LOS ANGELES (CNS) — The Los Angeles Unified School District Board of Education agreed Tuesday to delay enforcement of its COVID-19 vaccine mandate for students until fall 2022, preventing more than 30,000 students from being forced into online, independent study.
The district's mandate previously required all students aged 12 and up to receive their second dose of vaccine by Dec. 19. Students taking part in extracurricular programs were required to receive their second dose by Oct. 31.
What You Need To Know
- The LAUSD Board of Education agreed Tuesday to delay enforcement of its COVID-19 vaccine mandate for students until fall 2022
- The district's mandate previously required all students aged 12 and up to receive their second dose of vaccine by Dec. 19
- Interim Superintendent Megan K. Reilly told the board Tuesday the vaccination rate among students now tops 87%
- The district's mandate does not include students under age 12, who are only encouraged — but not required — to get vaccinated
Students who failed to meet the mandate would be forced into remote-learning programs.
But in a statement Friday, the district announced plans to delay the mandate until the start of the next school year, in light of the overall high vaccination rate among students. Interim Superintendent Megan K. Reilly told the board Tuesday the vaccination rate among students now tops 87%.
The district's mandate does not include students under age 12, who are only encouraged — but not required — to get vaccinated.
Even with an 87% compliance rate, however, more than 30,000 students who are failing to meet the mandate were in danger of being pushed into remote learning when classes resume in mid-January.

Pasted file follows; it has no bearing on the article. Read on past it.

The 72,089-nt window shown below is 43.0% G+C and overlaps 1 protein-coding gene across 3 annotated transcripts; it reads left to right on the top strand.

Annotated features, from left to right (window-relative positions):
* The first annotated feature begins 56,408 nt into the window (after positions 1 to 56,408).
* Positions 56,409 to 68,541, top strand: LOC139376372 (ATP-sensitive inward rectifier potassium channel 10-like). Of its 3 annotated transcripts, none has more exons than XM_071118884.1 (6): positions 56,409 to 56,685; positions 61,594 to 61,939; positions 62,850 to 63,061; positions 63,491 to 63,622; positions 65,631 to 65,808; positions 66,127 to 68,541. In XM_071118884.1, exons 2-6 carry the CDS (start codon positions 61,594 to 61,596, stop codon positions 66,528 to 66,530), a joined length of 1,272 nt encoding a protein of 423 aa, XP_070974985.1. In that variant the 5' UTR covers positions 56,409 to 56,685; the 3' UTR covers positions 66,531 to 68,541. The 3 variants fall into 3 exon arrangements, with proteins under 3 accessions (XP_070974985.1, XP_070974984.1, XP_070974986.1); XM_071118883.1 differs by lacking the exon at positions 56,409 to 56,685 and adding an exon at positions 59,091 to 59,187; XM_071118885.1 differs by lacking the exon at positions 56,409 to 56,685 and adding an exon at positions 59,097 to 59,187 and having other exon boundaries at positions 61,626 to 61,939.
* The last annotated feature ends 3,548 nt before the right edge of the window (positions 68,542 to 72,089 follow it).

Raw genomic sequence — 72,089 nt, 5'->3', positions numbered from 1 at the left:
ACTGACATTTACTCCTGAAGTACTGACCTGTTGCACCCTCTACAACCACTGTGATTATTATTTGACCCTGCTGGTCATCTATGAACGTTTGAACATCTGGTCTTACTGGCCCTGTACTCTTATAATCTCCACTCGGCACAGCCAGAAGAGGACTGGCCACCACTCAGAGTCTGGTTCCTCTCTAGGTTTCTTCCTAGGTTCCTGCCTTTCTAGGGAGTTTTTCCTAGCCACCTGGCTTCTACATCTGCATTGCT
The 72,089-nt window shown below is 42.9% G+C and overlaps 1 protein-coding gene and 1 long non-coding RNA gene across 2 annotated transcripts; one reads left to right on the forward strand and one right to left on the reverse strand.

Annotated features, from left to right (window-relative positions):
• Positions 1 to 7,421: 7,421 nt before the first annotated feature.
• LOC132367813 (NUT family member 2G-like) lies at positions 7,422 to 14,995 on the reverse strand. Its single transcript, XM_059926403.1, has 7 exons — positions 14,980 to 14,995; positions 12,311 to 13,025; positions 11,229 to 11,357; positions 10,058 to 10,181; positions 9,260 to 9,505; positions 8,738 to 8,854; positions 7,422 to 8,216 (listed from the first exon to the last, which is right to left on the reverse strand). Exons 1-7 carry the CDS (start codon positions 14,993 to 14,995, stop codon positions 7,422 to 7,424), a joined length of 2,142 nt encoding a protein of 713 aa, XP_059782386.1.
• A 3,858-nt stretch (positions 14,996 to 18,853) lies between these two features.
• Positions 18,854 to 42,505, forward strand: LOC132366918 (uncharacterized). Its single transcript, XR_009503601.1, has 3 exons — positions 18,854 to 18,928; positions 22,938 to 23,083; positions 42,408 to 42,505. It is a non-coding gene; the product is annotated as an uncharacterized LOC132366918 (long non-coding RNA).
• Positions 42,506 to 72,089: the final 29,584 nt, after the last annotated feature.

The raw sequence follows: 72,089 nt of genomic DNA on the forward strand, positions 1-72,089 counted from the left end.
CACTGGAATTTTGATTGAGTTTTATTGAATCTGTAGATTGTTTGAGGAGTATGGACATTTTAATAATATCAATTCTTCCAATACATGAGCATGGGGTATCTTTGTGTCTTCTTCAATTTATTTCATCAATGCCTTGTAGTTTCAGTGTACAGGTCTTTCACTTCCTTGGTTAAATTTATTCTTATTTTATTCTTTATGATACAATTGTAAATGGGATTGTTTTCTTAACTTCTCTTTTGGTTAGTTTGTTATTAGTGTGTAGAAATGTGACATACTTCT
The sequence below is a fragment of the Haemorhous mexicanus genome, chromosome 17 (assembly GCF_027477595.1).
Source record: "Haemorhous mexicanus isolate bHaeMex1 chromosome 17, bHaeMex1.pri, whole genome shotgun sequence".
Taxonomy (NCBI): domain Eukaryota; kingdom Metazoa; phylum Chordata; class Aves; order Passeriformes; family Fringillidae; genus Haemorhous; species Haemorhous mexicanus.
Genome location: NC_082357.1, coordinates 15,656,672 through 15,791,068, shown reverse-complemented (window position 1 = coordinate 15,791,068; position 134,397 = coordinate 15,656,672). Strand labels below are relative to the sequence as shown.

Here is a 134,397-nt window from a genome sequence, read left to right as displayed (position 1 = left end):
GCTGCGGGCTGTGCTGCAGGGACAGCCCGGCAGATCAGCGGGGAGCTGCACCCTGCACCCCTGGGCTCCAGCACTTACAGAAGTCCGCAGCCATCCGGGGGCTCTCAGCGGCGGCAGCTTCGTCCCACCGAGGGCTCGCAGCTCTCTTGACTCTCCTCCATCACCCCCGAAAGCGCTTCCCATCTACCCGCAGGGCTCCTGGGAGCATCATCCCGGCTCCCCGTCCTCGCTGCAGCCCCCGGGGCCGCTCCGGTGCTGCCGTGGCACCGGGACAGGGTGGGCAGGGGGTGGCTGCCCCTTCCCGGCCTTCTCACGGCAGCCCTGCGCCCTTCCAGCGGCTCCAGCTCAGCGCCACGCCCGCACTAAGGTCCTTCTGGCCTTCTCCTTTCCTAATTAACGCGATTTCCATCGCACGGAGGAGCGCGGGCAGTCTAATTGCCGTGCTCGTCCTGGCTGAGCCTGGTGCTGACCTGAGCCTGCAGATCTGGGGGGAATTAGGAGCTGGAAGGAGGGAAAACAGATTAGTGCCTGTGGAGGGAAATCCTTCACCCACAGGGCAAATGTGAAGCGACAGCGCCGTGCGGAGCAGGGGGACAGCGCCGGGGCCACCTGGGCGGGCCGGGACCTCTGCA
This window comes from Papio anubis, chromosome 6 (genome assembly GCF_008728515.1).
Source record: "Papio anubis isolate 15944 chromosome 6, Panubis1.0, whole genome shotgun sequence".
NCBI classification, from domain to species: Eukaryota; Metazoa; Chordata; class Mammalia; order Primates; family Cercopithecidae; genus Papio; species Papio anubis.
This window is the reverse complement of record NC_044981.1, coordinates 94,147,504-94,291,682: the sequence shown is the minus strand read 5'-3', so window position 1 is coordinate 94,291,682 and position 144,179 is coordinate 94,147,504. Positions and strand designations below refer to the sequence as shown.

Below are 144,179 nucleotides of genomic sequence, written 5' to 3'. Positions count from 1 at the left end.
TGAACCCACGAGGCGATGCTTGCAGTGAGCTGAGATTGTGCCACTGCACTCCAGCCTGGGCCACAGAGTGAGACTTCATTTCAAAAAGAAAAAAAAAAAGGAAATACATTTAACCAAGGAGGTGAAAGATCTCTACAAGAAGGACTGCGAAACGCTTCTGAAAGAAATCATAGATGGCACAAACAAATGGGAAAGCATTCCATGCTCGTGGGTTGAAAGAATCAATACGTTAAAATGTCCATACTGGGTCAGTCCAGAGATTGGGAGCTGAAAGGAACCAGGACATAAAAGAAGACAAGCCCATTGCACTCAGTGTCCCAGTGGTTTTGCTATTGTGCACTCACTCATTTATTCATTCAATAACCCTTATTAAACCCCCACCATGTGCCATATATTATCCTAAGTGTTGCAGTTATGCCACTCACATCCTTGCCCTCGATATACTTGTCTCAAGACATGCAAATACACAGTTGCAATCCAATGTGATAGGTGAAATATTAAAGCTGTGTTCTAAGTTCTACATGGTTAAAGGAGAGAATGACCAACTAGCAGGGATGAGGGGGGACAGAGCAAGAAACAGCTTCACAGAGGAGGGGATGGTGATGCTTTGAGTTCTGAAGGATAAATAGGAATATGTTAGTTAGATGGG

District officials said they will continue working to ensure all students have access to vaccines, and that their families receive information they need "to make an informed choice" about vaccinating their children.
Board member Jackie Goldberg issued a statement saying the delay was a sensible move, noting that "taking teachers out of in-person classrooms so they can instruct the much smaller number of unvaccinated students in the state-mandated online independent study program penalizes all students with fewer instructors and larger class sizes."
But she insisted the district is not backing down from mandating the shots, despite another round of often-vitriolic comments from parents who lambasted the board during the meeting, calling the vaccine an experimental medication with no long-term track record of efficacy and no extended study of possible long-term side effects.
"The science is clear: vaccinations protect us," Goldberg said. "This pandemic is not over, and LAUSD may delay the eligible student vaccination deadline but will uphold the requirement."
While delaying the mandate itself, the board also voted Tuesday to expand the requirement to include all charter schools authorized by the district, regardless of their location. The original mandate applied only to charter schools that were co-located on LAUSD campuses.
The district will continue to require baseline and weekly testing of all students and staff, regardless of vaccination status, through January. Beginning in February, only unvaccinated students will be required to undergo weekly testing.
"Abundant praise and gratitude to the Los Angeles Unified students and families who have already met the vaccination requirement, staff who have worked under extreme hardship with grace and professionalism and our partners, who have supported our health and safety efforts," Reilly said in her statement last week. "Together, we continue to move toward the best and safest possible learning environment for all students and families."